We design new properties with an emphasis on long life cycles, versatility, adaptability and making the buildings easy to renovate and repair. In addition to location and accessibility, their construction is guided particularly by energy efficiency and increasing the carbon handprint. Last year, these principles took on a concrete form in our wooden apartment building construction in Espoo’s Nöykkiönlaakso district, for example.
Our mission is to create better urban living. Sustainability and corporate responsibility are integral aspects of our operations and thus increasingly guide our investment decisions concerning property purchases, new construction and repairs. One of our key sustainability criteria is the location and easy accessibility of properties, i.e. short distances to public transport, services and green areas. From the perspective of sustainability, all of our investment decisions also address, at a minimum, energy efficiency, the carbon footprint, the comfort and safety of housing, waste sorting solutions, electric vehicles and car sharing as well as the employment effects of our projects.
We are a long-term property owner and investor. We design our new properties with an emphasis on long life cycles, versatility, adaptability and making the buildings easy to renovate and repair. We select construction materials carefully so that they can be recycled to the greatest possible extent. In addition to location and accessibility, our new construction is guided particularly by energy efficiency and increasing the carbon handprint.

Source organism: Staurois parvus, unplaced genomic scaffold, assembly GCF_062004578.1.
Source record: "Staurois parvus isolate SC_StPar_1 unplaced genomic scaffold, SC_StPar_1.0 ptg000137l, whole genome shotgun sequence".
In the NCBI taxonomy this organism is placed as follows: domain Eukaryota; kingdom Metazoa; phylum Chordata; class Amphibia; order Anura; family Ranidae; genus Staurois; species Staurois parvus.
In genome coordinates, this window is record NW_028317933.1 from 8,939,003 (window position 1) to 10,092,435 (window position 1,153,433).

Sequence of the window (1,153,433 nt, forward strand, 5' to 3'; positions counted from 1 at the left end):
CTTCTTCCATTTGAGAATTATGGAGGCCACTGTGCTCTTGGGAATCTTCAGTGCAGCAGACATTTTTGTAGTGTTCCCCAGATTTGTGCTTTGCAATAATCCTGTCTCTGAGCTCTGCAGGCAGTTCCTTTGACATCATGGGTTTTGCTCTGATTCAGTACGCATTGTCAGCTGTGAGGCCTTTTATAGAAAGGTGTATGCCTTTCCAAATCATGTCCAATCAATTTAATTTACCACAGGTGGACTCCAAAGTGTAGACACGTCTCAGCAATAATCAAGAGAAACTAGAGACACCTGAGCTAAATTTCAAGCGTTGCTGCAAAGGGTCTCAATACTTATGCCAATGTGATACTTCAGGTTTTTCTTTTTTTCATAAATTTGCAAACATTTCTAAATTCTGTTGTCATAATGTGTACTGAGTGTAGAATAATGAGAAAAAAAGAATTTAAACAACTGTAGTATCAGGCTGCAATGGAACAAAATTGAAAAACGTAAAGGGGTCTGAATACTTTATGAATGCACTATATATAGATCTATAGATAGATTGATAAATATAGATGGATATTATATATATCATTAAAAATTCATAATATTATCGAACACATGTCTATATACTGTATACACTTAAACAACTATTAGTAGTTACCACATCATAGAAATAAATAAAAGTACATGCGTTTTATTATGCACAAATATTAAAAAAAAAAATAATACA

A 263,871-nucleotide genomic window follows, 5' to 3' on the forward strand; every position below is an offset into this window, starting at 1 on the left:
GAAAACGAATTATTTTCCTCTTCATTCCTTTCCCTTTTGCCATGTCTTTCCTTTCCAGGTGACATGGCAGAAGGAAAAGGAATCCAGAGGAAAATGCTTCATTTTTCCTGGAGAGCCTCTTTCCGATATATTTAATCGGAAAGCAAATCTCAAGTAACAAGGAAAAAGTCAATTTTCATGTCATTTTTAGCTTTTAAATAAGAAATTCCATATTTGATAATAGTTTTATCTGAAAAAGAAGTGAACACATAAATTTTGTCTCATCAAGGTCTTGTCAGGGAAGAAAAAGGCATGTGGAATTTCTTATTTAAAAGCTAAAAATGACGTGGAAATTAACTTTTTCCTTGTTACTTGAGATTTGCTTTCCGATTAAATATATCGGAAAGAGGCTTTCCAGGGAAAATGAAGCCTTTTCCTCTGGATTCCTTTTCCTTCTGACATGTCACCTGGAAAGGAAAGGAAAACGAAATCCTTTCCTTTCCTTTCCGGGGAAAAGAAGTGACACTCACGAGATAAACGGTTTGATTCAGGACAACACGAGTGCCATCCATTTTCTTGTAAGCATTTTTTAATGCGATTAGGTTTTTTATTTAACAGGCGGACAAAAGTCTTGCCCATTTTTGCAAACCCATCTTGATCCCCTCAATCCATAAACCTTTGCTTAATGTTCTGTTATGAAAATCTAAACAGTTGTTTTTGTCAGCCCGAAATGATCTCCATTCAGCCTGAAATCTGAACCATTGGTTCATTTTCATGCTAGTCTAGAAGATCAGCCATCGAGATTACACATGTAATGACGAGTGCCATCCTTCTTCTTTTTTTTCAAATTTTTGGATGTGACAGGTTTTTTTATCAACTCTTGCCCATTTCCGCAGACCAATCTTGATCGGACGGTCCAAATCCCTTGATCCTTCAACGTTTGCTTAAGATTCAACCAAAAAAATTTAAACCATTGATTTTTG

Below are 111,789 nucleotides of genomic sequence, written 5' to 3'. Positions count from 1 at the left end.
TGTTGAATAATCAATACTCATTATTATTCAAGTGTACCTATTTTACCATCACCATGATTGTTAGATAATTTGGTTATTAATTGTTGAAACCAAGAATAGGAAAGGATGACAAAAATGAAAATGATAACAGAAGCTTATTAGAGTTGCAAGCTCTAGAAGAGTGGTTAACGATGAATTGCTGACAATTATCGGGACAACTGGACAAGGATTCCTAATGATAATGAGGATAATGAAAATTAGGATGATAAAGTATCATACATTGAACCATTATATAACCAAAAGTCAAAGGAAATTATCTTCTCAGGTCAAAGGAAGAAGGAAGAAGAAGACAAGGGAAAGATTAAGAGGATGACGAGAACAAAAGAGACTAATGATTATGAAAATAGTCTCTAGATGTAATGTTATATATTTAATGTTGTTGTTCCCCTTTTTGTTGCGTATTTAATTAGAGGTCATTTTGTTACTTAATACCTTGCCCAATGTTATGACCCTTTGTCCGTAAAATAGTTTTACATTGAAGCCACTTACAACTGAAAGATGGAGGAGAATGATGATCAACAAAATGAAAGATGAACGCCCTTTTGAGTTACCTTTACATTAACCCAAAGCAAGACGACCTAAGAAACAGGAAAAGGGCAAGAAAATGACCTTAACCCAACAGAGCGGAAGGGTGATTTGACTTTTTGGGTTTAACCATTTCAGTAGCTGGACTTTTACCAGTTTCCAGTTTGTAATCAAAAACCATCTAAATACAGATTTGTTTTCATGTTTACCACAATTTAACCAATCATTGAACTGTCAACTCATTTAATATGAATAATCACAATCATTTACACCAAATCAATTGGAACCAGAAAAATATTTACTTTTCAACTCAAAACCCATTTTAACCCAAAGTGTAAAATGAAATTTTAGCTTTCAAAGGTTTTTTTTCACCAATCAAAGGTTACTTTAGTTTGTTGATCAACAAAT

Last year, these principles took concrete form in our wooden apartment building construction in Espoo’s Nöykkiönlaakso district, for example. The increased use of wood supports low-carbon construction, as wood construction involves a larger carbon handprint. It is one of the solutions that help us achieve the Lumo homes target of a property portfolio with carbon-neutral energy consumption by 2030.
“To date, wood has not been used much in the construction of apartment buildings because wood has not been a competitive construction material compared to concrete. However, significant progress has been made in construction technology and the processing of wood as a building material, and timber construction is gradually beginning to establish itself alongside other materials,” says Tommi Parikka, Unit Director, Construction, at Kojamo.
In the wooden apartment buildings in Nöykkiö, sustainability is addressed not only by using eco-friendly construction materials but also other solutions that improve the comfort of residents. The yard will feature shared flower beds, outdoor saunas, club rooms and electric vehicle charging points. The apartments feature apartment-specific ventilation, water-based underfloor heating, high-quality integrated and energy-saving kitchen fixtures, water- and energy-saving plumbing fixtures as well as tall windows that let in plenty of natural light.
We are also creating better urban living in Helsinki’s Puotila district, where we are demolishing an old shopping centre and building new, energy-efficient apartments and business premises in its place, in close proximity to a metro station. Sustainability and observing the principles of circular economy have played a major role in the design of the property. We aim to improve energy efficiency during the construction phase by carefully managing waste recycling during construction, for example.
“We apply the Green Deal approach to demolition at our demolition sites, which means recovering and recycling existing materials as effectively as possible. For example, we can re-use entire doors and windows or find new life for materials through recycling. This means that the share of mixed waste is very small,” says Sanni Husso, Project Manager for newly constructed properties.